google-site-verification: google30a059f9a075f398.html

Securing Your Wireless Networks

Protect Your Wireless Network

How does a wireless network work?

As its name implies, wireless networks (sometimes called WiFi) allow you to connect to the Internet without wires. If your home, office, airport, or even local coffee shop has wireless connectivity, you can access the internet from anywhere in the wireless area.

The wireless network relies on radio waves instead of wires to connect the computer to the Internet. A transmitter called a wireless access point or gateway is connected to the Internet connection. This provides a “hot spot” for connecting via radio waves. Hotspots have identification information, including items called SSIDs (service set identifiers) that allow computers to locate them. Computers with wireless cards and access to wireless frequencies can make use of the internet connection. Some computers may automatically recognize the wireless network in an area, while others may ask you to find and manually enter information such as SSID.

What are security threats associated with wireless networks?

Because wireless networks do not need to connect wires between computers and Internet connections, an attacker in scope may hijack or block unprotected connections. The practice known as wardriving involves personal provisioning of computers, wireless LAN and GPS device drivers by searching the wireless network for areas and determining the exact coordinates of the network location. This information is usually posted online. Some individuals involved in or using wardriving have malicious intentions and can use this information to hijack your home wireless network or intercept connections between your computer and certain hotspots.

What can you do to minimize the risk of wireless networks?

  1. Change Default Password – Most network devices (including wireless access points) are pre-configured with a default administrator password to simplify setup. These default passwords are easy to find online, so they do not provide any protection. Changing the default password makes it harder for attackers to control the device (see Selecting and Protecting Your Password for More Information).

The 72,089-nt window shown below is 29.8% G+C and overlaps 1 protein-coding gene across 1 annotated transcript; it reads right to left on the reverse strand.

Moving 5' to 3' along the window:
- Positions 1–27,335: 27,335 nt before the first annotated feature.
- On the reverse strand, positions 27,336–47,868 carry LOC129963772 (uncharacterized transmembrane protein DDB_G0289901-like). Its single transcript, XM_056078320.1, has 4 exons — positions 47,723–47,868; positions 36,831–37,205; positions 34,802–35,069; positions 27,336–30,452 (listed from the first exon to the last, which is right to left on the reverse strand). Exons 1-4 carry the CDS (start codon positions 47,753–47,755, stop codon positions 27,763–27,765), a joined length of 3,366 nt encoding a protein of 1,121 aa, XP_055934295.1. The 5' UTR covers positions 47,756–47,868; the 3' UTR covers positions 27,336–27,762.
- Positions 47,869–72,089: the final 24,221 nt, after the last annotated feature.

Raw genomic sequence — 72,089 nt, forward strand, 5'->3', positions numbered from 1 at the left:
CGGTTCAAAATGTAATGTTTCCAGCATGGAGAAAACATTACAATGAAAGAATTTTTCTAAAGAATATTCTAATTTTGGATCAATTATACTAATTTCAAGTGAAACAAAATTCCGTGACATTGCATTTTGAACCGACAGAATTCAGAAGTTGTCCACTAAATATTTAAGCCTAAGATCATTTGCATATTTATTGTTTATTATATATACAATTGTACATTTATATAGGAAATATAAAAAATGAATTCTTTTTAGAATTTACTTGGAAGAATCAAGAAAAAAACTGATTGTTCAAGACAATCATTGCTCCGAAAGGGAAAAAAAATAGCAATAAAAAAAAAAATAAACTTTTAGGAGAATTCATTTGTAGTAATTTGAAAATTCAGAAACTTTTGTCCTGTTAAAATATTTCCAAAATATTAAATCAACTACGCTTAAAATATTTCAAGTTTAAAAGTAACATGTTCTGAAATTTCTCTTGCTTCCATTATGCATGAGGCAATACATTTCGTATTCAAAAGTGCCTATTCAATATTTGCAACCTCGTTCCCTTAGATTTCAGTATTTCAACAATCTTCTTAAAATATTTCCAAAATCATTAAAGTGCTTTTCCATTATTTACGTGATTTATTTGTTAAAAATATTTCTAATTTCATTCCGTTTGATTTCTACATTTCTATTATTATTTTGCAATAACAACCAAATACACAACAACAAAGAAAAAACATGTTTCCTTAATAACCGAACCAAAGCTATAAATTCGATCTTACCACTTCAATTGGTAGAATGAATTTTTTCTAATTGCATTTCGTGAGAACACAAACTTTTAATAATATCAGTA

2. Restrict access – Allow only authorized users to access your network. Each hardware connected to the network has a MAC (Media Access Control) address. You can restrict or allow access to your network by filtering MAC addresses. Please consult your user documentation for specific information on enabling these features. There are several other technologies that require wireless users to authenticate before they can access the network.
  3. Encrypting data on the network – WEP (Wired Equivalent Privacy) and WPA (Wi-Fi Protected Access) encrypt information on wireless devices. However, there are some security issues with WEP that make it less effective than WPA, so you should specifically look for devices that support encryption using WPA. Encrypting data will prevent anyone who may have access to your network from viewing your data (see Understanding Encryption for More Information).
  4. Protect Your SSID – To avoid outsiders having easy access to your network, avoid publishing your SSID. See your user documentation to see if you can change the default SSID to make it harder to guess.
  5. Install a Firewall – Although installing a firewall on your network is a good security measure, you should also install a firewall directly on your wireless device (host-based firewall). An attacker who has direct access to the wireless network may bypass the network firewall – the host-based firewall will add a layer of protection to the data on your computer (see Understanding Firewalls for More Information).
  6. Maintaining antivirus software – By installing anti-virus software and keeping virus definitions up-to-date (see Understanding anti-virus software for more information), you can reduce the potential for attackers to compromise your network and wireless computers. Many of these programs also have other features that prevent or detect spyware and Trojan horses (see Identifying and avoiding spyware and why cybersecurity is a problem? Learn More).

References:

https://www.us-cert.gov/ncas/tips/ST05-003
http://newsofhack.blogspot.com/